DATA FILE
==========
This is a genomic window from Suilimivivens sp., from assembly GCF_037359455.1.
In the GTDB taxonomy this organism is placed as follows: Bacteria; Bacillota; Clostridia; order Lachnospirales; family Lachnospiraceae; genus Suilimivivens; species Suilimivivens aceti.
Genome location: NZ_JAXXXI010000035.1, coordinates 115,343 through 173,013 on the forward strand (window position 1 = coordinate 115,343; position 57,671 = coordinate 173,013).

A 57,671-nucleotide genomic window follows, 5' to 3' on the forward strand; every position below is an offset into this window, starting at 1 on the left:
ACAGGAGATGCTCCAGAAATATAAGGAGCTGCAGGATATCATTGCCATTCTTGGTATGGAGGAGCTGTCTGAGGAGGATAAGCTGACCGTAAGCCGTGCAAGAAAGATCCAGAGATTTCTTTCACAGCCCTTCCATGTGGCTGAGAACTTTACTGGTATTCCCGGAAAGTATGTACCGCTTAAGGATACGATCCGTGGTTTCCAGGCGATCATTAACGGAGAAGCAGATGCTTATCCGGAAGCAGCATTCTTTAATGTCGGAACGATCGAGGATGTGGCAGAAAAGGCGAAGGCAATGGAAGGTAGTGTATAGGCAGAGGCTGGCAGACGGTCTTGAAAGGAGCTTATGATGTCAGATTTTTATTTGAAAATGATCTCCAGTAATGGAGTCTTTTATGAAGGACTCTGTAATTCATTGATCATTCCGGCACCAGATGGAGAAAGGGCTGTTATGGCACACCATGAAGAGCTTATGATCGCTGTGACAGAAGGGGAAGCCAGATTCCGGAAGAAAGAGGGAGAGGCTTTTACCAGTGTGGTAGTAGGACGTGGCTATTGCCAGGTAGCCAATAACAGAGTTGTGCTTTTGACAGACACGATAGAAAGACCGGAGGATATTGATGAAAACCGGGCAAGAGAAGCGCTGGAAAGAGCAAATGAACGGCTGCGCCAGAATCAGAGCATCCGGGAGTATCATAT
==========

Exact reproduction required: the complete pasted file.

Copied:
This is a genomic window from Suilimivivens sp., from assembly GCF_037359455.1.
In the GTDB taxonomy this organism is placed as follows: Bacteria; Bacillota; Clostridia; order Lachnospirales; family Lachnospiraceae; genus Suilimivivens; species Suilimivivens aceti.
Genome location: NZ_JAXXXI010000035.1, coordinates 115,343 through 173,013 on the forward strand (window position 1 = coordinate 115,343; position 57,671 = coordinate 173,013).

A 57,671-nucleotide genomic window follows, 5' to 3' on the forward strand; every position below is an offset into this window, starting at 1 on the left:
ACAGGAGATGCTCCAGAAATATAAGGAGCTGCAGGATATCATTGCCATTCTTGGTATGGAGGAGCTGTCTGAGGAGGATAAGCTGACCGTAAGCCGTGCAAGAAAGATCCAGAGATTTCTTTCACAGCCCTTCCATGTGGCTGAGAACTTTACTGGTATTCCCGGAAAGTATGTACCGCTTAAGGATACGATCCGTGGTTTCCAGGCGATCATTAACGGAGAAGCAGATGCTTATCCGGAAGCAGCATTCTTTAATGTCGGAACGATCGAGGATGTGGCAGAAAAGGCGAAGGCAATGGAAGGTAGTGTATAGGCAGAGGCTGGCAGACGGTCTTGAAAGGAGCTTATGATGTCAGATTTTTATTTGAAAATGATCTCCAGTAATGGAGTCTTTTATGAAGGACTCTGTAATTCATTGATCATTCCGGCACCAGATGGAGAAAGGGCTGTTATGGCACACCATGAAGAGCTTATGATCGCTGTGACAGAAGGGGAAGCCAGATTCCGGAAGAAAGAGGGAGAGGCTTTTACCAGTGTGGTAGTAGGACGTGGCTATTGCCAGGTAGCCAATAACAGAGTTGTGCTTTTGACAGACACGATAGAAAGACCGGAGGATATTGATGAAAACCGGGCAAGAGAAGCGCTGGAAAGAGCAAATGAACGGCTGCGCCAGAATCAGAGCATCCGGGAGTATCATAT